The 2024 New Year’s playlist

Music news

Celebrate the entry into 2024 with 10 pieces from diverse artists and musical sensibilities in a festive atmosphere with WECB!

U2 – New Year’s Day

A 1983 classic from the album War, “New Year’s Day” has for several years been an essential for transitions from one year to another. If its serious subject, inspired by the fight of the Solidarność movement in Poland, its bass characteristic of Adam Clayton makes it as festive as it is serious.

Kool & the Gang – Celebration

Festive standard and only single from Kool & The Gang, “Celebration” is also a must-have for parties in general, especially end-of-year ones. If Kylie Minogue’s cover can be tempting, the original retains a certain charm.

Eagles – Funky New Year

Festive singles represent a real market in the music industry, particularly in the United States. Eagles made no mistake and took advantage of the resounding success of the album Hotel California (and its essential eponymous track) to record the friendly Funky New Year in 1978, whose title speaks for itself.

Bon Jovi – New Year’s Day

No, Bon Jovi did not cover the standard of his Irish counterparts, but wrote a song with a similar title on his 2016 album, entitled This House Is Not For Sale. Single typical of the group’s current ambitions, it deals in particular with the cohesion of the members among themselves.

NOFX – New Year’s Revolution

The end of year celebrations are not lost on anyone, including punks. Rather than violently rejecting them, the American group NOFX embraced them in its own way in 2013 by releasing the double-single Xmas has been X’ed, which includes the track that interests us here: “New Year’s Revolution”.

Death Cab For Cutie – The New Year

From the 2003 concept album Transatlanticism, The New Year places itself in the bittersweet tradition of Death Cab For Cutie. Regarding its subject, Ben Gibbard remains evasive: “This piece is about a person who contacted me one day and who wanted me to write a song about them. So it’s not really my story, but rather his. »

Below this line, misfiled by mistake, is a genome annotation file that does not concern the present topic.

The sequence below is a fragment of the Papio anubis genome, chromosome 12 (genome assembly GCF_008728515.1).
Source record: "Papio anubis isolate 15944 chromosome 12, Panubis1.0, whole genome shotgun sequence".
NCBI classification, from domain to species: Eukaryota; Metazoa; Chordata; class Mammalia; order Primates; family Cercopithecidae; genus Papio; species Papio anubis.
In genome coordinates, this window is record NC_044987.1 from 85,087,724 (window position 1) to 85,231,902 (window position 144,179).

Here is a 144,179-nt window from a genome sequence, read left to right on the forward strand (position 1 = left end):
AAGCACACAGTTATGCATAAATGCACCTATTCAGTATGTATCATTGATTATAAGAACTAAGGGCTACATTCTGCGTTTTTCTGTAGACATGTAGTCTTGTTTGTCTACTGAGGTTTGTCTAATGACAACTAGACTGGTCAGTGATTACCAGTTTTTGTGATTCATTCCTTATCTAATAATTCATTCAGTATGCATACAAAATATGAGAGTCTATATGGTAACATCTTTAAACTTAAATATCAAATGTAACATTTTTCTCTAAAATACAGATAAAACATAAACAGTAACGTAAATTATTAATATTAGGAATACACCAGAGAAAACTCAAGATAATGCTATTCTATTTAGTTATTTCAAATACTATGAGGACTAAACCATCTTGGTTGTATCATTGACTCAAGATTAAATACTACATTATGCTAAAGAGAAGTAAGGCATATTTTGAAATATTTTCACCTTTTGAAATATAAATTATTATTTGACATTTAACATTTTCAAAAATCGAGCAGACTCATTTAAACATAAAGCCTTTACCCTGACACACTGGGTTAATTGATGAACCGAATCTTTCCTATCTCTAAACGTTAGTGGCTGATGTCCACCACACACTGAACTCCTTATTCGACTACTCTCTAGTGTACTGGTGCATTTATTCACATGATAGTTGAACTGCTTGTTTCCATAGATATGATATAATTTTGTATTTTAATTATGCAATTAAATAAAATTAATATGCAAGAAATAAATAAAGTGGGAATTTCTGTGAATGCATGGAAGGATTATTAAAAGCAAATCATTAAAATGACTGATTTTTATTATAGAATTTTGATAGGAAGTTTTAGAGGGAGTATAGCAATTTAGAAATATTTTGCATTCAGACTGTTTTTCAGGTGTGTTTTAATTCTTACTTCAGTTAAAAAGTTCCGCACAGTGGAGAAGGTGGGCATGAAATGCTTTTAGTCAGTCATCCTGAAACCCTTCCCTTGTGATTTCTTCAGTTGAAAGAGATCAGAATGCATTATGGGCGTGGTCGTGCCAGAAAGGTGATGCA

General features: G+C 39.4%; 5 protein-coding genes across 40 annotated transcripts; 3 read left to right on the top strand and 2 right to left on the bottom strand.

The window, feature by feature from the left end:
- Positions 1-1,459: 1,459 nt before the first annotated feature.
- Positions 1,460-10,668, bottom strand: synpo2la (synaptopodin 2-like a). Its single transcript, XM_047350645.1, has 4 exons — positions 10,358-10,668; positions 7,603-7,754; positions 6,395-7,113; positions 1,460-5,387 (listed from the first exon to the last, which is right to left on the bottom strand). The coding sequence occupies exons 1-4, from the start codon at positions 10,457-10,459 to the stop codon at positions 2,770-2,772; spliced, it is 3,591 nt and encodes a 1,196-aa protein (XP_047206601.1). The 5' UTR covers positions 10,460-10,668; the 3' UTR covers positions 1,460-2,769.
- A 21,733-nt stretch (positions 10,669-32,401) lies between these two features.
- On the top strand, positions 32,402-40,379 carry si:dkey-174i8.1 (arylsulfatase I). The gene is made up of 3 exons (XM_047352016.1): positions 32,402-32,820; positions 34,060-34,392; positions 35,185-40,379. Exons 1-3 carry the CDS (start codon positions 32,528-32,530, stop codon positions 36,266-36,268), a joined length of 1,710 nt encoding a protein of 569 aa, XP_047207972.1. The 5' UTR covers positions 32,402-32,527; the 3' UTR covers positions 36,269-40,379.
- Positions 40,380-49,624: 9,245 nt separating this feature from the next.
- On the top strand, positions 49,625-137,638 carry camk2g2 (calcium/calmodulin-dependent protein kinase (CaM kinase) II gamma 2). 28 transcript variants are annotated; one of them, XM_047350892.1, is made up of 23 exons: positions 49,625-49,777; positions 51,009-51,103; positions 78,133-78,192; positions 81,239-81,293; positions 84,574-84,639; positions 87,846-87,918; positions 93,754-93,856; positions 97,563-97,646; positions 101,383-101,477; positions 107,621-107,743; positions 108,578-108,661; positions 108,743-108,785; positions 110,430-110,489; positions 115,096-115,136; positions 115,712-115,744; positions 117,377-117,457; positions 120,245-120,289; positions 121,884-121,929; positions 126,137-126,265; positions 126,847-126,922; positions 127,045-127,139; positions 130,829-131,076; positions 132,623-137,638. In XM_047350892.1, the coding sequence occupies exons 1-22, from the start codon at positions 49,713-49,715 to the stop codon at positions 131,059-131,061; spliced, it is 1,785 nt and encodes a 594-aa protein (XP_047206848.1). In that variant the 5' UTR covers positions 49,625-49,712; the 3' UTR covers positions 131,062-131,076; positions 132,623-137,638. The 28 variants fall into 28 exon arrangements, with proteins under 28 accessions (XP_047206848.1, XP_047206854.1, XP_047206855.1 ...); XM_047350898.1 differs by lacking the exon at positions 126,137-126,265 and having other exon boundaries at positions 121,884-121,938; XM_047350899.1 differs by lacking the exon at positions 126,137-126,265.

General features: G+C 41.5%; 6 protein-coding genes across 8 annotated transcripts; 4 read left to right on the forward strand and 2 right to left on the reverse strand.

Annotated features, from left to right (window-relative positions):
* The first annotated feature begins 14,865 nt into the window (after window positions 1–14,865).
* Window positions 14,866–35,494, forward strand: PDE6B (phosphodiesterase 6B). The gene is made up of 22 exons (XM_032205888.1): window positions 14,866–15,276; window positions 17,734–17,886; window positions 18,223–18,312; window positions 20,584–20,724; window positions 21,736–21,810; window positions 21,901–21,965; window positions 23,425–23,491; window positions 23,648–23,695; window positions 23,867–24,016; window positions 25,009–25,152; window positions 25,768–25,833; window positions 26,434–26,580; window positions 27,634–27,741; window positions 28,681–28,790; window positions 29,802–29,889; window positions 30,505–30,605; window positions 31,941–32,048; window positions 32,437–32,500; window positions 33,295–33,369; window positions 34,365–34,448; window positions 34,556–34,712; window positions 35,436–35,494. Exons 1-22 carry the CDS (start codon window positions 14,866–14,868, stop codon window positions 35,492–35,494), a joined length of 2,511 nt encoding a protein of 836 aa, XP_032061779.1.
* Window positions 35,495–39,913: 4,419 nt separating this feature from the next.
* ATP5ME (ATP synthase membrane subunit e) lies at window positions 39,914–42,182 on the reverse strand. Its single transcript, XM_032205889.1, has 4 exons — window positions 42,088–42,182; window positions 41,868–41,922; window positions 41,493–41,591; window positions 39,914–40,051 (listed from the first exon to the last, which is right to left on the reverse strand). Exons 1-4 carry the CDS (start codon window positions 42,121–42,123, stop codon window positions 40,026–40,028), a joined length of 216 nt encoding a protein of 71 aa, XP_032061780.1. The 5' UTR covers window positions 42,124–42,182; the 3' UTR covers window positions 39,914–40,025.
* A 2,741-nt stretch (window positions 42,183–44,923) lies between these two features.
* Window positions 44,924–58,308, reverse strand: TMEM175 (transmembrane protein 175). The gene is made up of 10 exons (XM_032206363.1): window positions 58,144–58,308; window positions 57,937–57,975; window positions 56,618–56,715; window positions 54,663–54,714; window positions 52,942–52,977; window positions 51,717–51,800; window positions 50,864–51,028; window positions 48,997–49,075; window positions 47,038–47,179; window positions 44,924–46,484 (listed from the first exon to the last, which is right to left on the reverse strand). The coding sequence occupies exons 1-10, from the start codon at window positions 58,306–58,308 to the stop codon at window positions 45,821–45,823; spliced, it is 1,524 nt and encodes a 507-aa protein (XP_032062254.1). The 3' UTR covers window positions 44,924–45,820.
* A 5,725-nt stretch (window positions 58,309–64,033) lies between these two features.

Depeche Mode – Black Celebration

Giving its title to the Basildon band’s 1986 album, ‘Black Celebration’ has since risen to fan favorite status. If it is not played as much in concert as some of the group’s other essentials, the bittersweet side of its text mixed with its solemn atmosphere always has its effect when the group decides to perform it.

AC/DC – Have a Drink on Me

Although the consumption of alcohol is not always recommended and vigilance is required, including during parties, AC/DC nevertheless invites you to toast for New Year’s Eve. A track from Back In Black, which still occupies second place among the most commercially successful albums of any era, it makes hard rock explode like never before. Be careful not to spill your drink when tapping your foot.

Pale Waves – New Year’s Eve

First track from the first EP of the indie pop group Pale Waves, “New Year’s Eve” adds a little bitterness to the end-of-year holidays. It nevertheless remains deliciously modern and danceable.

Europe – The Final Countdown

It’s hard to talk about the final end-of-year countdown without thinking of the Swedish hard rock band’s deliciously kitsch standard. Its signature keyboard and unstoppable chorus go a long way in losing your voice before moving on to the next year.


Written by

Christopher Johnson

Christopher Johnson is a dedicated writer and key contributor to the WECB website, Emerson College's student-run radio station. Passionate about music, radio communication, and journalism, Christopher pursues his craft with a blend of meticulous research and creative flair. His writings on the site cover an array of subjects, from music reviews and artist interviews to event updates and industry news. As an active member of the Emerson College community, Christopher is not only a writer but also an advocate for student involvement, using his work to foster increased engagement and enthusiasm within the school's radio and broadcasting culture. Through his consistent and high-quality outputs, Christopher Johnson helps shape the voice and identity of WECB, truly embodying its motto of being an inclusive, diverse, and enthusiastic music community.